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Tuesday, Dec 10, 2019

Thinking of getting a tattoo? Pick the colours carefully

Most neons are loaded with toxins but you can now get natural dyes. There are ways to choose the right spot too and we tell you how.

fitness Updated: Nov 30, 2019 18:54 IST
Aishwarya Iyer
Aishwarya Iyer
Hindustan Times
Skin tone is important when planning a tattoo. Because melanin acts as a filter, bright colours such as reds, sky blues and yellows won’t look as you expect them to.
Skin tone is important when planning a tattoo. Because melanin acts as a filter, bright colours such as reds, sky blues and yellows won’t look as you expect them to.(iStockphoto)
         

There are a bunch of new colours and tattoo techniques on offer — neons, brighter shades, memorial tats where you mix in a bit of a loved one’s ashes (don’t judge; everyone grieves differently). But how far is too far? Take a look

What are the safest colours?

* Neon skin inks are loaded chemicals and mercury. The reds are perhaps the worst, because they also contain the highly toxic iron oxide and cadmium.

* If you really want to get a permanent tattoo, stick with the basics. Black remains safest. Blue and green inks with copper phthalocyanine pigments are safe too. Some parlous mix their own inks; it’s generally safest to use branded inks that list their ingredients, says Dr Amit Karkhanis, laser and cosmetic physician.

Are there any natural alternatives?

* Some tattoo studios have yellows and blues that are turmeric- and indigo-based. There are other colours that are naturally derived, but also many that make false claim, so always check the contents.

* A good tag to look for is EU certification. Inks that say they are compliant with EU quality standards will have the lowest levels of toxicity possible.

Stick with the basics. Black remains safest. Blue and green inks with copper phthalocyanine pigments are safe too.
Stick with the basics. Black remains safest. Blue and green inks with copper phthalocyanine pigments are safe too. ( Shutterstock )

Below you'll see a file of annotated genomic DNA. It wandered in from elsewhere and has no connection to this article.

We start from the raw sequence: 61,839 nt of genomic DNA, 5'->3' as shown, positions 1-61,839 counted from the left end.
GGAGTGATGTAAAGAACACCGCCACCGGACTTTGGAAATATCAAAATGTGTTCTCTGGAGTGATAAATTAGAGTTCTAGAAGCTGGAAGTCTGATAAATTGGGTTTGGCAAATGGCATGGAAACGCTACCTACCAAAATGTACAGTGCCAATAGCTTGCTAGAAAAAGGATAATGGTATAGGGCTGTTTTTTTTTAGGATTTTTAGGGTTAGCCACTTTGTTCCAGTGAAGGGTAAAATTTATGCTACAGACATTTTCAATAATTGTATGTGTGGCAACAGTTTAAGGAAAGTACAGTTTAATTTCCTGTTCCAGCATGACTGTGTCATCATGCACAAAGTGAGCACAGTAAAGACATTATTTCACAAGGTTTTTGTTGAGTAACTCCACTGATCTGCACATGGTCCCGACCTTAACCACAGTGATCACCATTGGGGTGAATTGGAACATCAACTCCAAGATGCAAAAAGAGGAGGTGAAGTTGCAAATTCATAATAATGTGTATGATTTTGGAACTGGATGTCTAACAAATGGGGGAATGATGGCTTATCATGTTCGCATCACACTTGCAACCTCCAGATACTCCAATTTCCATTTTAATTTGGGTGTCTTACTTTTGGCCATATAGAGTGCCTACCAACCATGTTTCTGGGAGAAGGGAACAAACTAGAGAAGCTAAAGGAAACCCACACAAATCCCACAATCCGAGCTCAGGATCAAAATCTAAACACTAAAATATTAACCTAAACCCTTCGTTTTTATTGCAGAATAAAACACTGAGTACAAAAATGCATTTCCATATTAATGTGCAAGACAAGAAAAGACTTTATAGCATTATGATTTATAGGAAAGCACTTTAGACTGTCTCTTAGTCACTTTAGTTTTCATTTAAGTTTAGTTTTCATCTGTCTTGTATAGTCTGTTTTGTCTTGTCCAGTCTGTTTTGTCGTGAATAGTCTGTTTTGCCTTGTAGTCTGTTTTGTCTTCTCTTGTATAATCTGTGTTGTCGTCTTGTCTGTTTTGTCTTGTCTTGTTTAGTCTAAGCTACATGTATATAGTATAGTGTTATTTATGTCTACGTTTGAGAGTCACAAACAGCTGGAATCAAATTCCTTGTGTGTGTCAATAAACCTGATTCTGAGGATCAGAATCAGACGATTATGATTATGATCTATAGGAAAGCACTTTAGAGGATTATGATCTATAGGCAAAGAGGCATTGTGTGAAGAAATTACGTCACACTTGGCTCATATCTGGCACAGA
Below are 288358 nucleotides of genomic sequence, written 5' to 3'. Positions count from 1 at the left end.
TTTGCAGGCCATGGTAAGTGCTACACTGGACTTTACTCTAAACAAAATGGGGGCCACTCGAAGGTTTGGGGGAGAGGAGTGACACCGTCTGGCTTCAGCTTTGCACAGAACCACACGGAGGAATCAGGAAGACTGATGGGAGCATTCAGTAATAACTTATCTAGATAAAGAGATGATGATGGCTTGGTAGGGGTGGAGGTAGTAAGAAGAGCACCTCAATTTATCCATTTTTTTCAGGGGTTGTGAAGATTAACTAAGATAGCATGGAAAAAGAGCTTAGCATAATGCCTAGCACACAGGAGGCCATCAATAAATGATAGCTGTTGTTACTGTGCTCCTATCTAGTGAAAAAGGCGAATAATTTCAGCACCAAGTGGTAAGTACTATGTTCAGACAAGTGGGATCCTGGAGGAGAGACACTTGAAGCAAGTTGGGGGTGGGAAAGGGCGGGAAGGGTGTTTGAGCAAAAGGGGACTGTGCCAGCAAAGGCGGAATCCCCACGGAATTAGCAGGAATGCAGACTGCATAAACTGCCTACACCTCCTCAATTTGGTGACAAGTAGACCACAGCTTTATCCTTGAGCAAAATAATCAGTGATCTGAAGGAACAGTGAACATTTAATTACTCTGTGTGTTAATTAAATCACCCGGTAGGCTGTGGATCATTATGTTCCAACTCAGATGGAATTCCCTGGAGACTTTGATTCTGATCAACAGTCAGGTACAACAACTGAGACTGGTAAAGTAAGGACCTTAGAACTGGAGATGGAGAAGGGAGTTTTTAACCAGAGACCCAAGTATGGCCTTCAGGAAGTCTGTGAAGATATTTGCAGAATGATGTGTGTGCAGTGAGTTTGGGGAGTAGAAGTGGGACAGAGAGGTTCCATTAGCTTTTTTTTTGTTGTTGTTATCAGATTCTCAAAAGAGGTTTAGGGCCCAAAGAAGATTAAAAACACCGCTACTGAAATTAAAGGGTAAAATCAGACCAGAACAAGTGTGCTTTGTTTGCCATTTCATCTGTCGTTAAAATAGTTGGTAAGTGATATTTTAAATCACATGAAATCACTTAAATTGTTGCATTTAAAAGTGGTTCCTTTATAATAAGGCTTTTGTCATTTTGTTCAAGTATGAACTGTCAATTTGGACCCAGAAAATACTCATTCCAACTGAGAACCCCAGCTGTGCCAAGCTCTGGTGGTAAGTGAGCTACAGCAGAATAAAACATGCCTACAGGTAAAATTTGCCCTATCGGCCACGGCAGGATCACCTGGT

Be cautious and plan well

* Skin tone is important when planning a tattoo. Because melanin acts as a filter, bright colours such as reds, sky blues and yellows won’t look as you expect them to, says Ritopriyo Saha, founder of the Trippink tattoo studio in Bengaluru.

* For dark skin tones, black and most shades of green work well.

* Even if it’s not your first tattoo, do a patch test. Tattoo inks change; skin tones change. Take nothing for granted.

* If there even a tiny chance that you will want the tattoo removed later on, avoid reds, yellows and oranges. They are the most resistant to laser removal treatments. Even for the other colours, removal takes an average of 15 visits over 8 weeks.

Best and worst spots

* Muscular parts of the body — upper arms, calves, back — are good places if you plan to get a tattoo, says Dr Karkhanis.

* Avoid areas where the skin stretches such as the crease lines on the wrist, elbows or near the knees. “It will likely take longer to heal as there is constant pulling of the skin here,” he adds.

* Avoid hands and feet. Sustained and direct exposure to sun, soap and water would make healing difficult and could cause the tattoo to fade.

MEMORIAL TATTOOS
  • Also called cremation tattoos, they have a tiny portion of the ashes of a deceased loved one mixed in with the ink
  • Few places offer this service in India; most are in Mumbai and Bengaluru
  • Where in parts of the European Union, safety norms are being put in place for the use of cremation ashes in tattoos, in India, there are no regulations yet
  • So far, and this trend is too new to really know of long-term effects yet, the only known impact is that healing takes longer and the tattoos are more itchy in the beginning.